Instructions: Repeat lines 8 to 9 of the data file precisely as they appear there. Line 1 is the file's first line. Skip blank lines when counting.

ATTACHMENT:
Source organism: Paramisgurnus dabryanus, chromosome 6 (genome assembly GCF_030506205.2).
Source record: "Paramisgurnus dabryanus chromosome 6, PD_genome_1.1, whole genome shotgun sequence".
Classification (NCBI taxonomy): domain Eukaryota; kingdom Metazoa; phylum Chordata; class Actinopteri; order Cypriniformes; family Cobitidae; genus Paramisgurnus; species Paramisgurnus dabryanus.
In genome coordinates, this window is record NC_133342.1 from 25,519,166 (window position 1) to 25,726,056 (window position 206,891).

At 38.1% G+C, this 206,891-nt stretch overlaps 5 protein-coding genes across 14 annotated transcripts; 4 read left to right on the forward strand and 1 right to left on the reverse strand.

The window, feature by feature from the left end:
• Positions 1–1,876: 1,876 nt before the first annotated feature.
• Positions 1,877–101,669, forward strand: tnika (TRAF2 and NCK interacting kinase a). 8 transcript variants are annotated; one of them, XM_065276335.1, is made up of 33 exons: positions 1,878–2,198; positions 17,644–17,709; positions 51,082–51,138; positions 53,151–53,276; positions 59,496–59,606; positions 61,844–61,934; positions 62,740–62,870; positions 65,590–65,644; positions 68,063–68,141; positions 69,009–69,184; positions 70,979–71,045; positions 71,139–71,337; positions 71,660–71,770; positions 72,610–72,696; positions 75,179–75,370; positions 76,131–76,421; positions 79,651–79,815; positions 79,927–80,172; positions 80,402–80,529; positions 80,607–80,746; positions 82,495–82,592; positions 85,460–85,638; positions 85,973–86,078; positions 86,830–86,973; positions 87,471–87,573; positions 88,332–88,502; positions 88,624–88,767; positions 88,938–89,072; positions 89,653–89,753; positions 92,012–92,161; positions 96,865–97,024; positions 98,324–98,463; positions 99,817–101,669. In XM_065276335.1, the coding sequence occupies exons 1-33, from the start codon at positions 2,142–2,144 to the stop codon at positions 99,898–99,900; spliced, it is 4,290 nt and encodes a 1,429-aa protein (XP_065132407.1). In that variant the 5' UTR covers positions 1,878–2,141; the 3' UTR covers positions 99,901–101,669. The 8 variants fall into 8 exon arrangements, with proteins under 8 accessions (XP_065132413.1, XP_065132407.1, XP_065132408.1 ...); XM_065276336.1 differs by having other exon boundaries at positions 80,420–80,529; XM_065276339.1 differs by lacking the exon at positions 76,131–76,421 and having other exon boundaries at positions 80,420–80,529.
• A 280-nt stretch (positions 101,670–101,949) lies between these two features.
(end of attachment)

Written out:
• Positions 1,877–101,669, forward strand: tnika (TRAF2 and NCK interacting kinase a). 8 transcript variants are annotated; one of them, XM_065276335.1, is made up of 33 exons: positions 1,878–2,198; positions 17,644–17,709; positions 51,082–51,138; positions 53,151–53,276; positions 59,496–59,606; positions 61,844–61,934; positions 62,740–62,870; positions 65,590–65,644; positions 68,063–68,141; positions 69,009–69,184; positions 70,979–71,045; positions 71,139–71,337; positions 71,660–71,770; positions 72,610–72,696; positions 75,179–75,370; positions 76,131–76,421; positions 79,651–79,815; positions 79,927–80,172; positions 80,402–80,529; positions 80,607–80,746; positions 82,495–82,592; positions 85,460–85,638; positions 85,973–86,078; positions 86,830–86,973; positions 87,471–87,573; positions 88,332–88,502; positions 88,624–88,767; positions 88,938–89,072; positions 89,653–89,753; positions 92,012–92,161; positions 96,865–97,024; positions 98,324–98,463; positions 99,817–101,669. In XM_065276335.1, the coding sequence occupies exons 1-33, from the start codon at positions 2,142–2,144 to the stop codon at positions 99,898–99,900; spliced, it is 4,290 nt and encodes a 1,429-aa protein (XP_065132407.1). In that variant the 5' UTR covers positions 1,878–2,141; the 3' UTR covers positions 99,901–101,669. The 8 variants fall into 8 exon arrangements, with proteins under 8 accessions (XP_065132413.1, XP_065132407.1, XP_065132408.1 ...); XM_065276336.1 differs by having other exon boundaries at positions 80,420–80,529; XM_065276339.1 differs by lacking the exon at positions 76,131–76,421 and having other exon boundaries at positions 80,420–80,529.
• A 280-nt stretch (positions 101,670–101,949) lies between these two features.